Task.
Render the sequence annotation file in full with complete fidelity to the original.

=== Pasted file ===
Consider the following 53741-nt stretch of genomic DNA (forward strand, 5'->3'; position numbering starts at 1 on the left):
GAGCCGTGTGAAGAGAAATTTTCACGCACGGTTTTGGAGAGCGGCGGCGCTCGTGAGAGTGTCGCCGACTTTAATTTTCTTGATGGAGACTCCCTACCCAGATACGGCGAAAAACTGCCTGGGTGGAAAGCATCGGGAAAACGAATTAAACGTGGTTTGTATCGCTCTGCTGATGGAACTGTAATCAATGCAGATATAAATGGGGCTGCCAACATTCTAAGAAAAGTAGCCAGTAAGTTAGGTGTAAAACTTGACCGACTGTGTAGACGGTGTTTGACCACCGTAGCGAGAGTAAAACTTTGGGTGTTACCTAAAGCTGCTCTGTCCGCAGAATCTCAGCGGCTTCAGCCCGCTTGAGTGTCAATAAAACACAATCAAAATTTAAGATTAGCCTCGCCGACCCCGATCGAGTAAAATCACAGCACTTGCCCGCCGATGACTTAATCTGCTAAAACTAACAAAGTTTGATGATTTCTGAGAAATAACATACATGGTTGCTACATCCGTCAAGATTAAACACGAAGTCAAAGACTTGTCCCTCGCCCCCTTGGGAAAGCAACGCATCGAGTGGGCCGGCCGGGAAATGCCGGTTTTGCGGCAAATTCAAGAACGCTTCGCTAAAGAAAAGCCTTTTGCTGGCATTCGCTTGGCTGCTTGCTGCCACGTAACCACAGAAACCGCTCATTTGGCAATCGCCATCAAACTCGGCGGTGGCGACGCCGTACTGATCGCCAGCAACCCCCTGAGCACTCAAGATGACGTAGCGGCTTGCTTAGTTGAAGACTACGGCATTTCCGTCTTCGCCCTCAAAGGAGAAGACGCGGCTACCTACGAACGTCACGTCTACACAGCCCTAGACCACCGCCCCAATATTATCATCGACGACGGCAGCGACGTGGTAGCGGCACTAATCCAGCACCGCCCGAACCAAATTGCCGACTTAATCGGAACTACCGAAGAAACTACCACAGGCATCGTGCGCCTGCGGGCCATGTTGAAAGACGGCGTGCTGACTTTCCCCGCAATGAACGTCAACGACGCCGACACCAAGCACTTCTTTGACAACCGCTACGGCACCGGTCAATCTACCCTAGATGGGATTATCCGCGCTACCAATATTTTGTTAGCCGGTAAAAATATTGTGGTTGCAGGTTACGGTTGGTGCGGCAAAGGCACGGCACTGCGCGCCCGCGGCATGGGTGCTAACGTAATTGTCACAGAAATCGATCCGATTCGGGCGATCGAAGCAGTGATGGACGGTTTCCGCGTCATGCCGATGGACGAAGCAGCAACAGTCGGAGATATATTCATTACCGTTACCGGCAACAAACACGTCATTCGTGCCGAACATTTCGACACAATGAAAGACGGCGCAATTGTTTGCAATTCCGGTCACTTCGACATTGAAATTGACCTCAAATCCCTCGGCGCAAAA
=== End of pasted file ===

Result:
Consider the following 53741-nt stretch of genomic DNA (forward strand, 5'->3'; position numbering starts at 1 on the left):
GAGCCGTGTGAAGAGAAATTTTCACGCACGGTTTTGGAGAGCGGCGGCGCTCGTGAGAGTGTCGCCGACTTTAATTTTCTTGATGGAGACTCCCTACCCAGATACGGCGAAAAACTGCCTGGGTGGAAAGCATCGGGAAAACGAATTAAACGTGGTTTGTATCGCTCTGCTGATGGAACTGTAATCAATGCAGATATAAATGGGGCTGCCAACATTCTAAGAAAAGTAGCCAGTAAGTTAGGTGTAAAACTTGACCGACTGTGTAGACGGTGTTTGACCACCGTAGCGAGAGTAAAACTTTGGGTGTTACCTAAAGCTGCTCTGTCCGCAGAATCTCAGCGGCTTCAGCCCGCTTGAGTGTCAATAAAACACAATCAAAATTTAAGATTAGCCTCGCCGACCCCGATCGAGTAAAATCACAGCACTTGCCCGCCGATGACTTAATCTGCTAAAACTAACAAAGTTTGATGATTTCTGAGAAATAACATACATGGTTGCTACATCCGTCAAGATTAAACACGAAGTCAAAGACTTGTCCCTCGCCCCCTTGGGAAAGCAACGCATCGAGTGGGCCGGCCGGGAAATGCCGGTTTTGCGGCAAATTCAAGAACGCTTCGCTAAAGAAAAGCCTTTTGCTGGCATTCGCTTGGCTGCTTGCTGCCACGTAACCACAGAAACCGCTCATTTGGCAATCGCCATCAAACTCGGCGGTGGCGACGCCGTACTGATCGCCAGCAACCCCCTGAGCACTCAAGATGACGTAGCGGCTTGCTTAGTTGAAGACTACGGCATTTCCGTCTTCGCCCTCAAAGGAGAAGACGCGGCTACCTACGAACGTCACGTCTACACAGCCCTAGACCACCGCCCCAATATTATCATCGACGACGGCAGCGACGTGGTAGCGGCACTAATCCAGCACCGCCCGAACCAAATTGCCGACTTAATCGGAACTACCGAAGAAACTACCACAGGCATCGTGCGCCTGCGGGCCATGTTGAAAGACGGCGTGCTGACTTTCCCCGCAATGAACGTCAACGACGCCGACACCAAGCACTTCTTTGACAACCGCTACGGCACCGGTCAATCTACCCTAGATGGGATTATCCGCGCTACCAATATTTTGTTAGCCGGTAAAAATATTGTGGTTGCAGGTTACGGTTGGTGCGGCAAAGGCACGGCACTGCGCGCCCGCGGCATGGGTGCTAACGTAATTGTCACAGAAATCGATCCGATTCGGGCGATCGAAGCAGTGATGGACGGTTTCCGCGTCATGCCGATGGACGAAGCAGCAACAGTCGGAGATATATTCATTACCGTTACCGGCAACAAACACGTCATTCGTGCCGAACATTTCGACACAATGAAAGACGGCGCAATTGTTTGCAATTCCGGTCACTTCGACATTGAAATTGACCTCAAATCCCTCGGCGCAAAA